Cricket Australia announced details of their new rotation policy today. Instead of a ‘horses for courses’ style squad policy, however, they are planning to rest their major players for ‘minor’ series and use those to blood youngsters. On the face of it that is a pretty good plan, however I don’t know how well it will work in the specific circumstances for Australia. The biggest problem they face is that they won’t play a lot of minor cricket over the next few years. Between the upcoming tour to the West Indies and the 2015 Ashes they will only play eight Tests that would probably be considered ‘minor’, and three of those are against Pakistan who could be a vastly improved side when the play in October of 2014. In that same time they have home and away series against England, India and South Africa.
Australia are probably well advised to find a way to blood young players and limit their workload though. Their young bowlers have done a fantastic job this winter (though that is not limited to Australia), but they have also been hampered by injuries. It may just be bad luck, but They have had a batsman and two bowlers go down after just a few Tests each. (Just one Test in the case of Pat Cummins.) They were forced to play young players against New Zealand because of the number of injuries they had. If rotating players in for just a few Test matches will build up their fitness it is certainly a good idea to do so.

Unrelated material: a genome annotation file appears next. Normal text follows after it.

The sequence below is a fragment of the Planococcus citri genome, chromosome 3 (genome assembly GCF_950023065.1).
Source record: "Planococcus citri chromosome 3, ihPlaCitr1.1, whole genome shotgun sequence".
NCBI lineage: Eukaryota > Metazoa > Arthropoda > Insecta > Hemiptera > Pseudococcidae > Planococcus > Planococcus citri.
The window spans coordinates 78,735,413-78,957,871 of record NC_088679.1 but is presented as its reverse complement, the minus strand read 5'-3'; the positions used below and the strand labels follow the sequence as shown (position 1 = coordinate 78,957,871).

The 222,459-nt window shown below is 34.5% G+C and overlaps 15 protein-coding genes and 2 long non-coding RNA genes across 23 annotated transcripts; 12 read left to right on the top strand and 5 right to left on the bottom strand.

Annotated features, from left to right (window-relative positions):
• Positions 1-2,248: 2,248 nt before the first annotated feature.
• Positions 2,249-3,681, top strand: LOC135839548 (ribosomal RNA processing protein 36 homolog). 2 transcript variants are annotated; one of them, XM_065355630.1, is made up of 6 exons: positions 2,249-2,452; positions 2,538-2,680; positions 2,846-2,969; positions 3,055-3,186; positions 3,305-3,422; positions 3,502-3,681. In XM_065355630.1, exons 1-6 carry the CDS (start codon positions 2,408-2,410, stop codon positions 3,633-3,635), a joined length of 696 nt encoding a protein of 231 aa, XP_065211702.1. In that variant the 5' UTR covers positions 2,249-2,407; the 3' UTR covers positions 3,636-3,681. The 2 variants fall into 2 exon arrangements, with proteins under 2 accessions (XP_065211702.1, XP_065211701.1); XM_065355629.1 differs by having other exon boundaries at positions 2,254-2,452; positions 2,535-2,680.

Ultimately I think this is a good idea in principle, but perhaps not in practice. In addition to not having a lot of opportunities to implement it, I’m not sure they really have a squad with which to do so either. Most of the young players have already come into the side, and more must do so soon when Ponting and Hussey retire. The only real candidates would be amongst the bowlers and even then they seem to be lucky if they have enough fit ones to make rotation possible. I think it would have been advisable to use a rotation policy where feasible, but not announce it as the default position.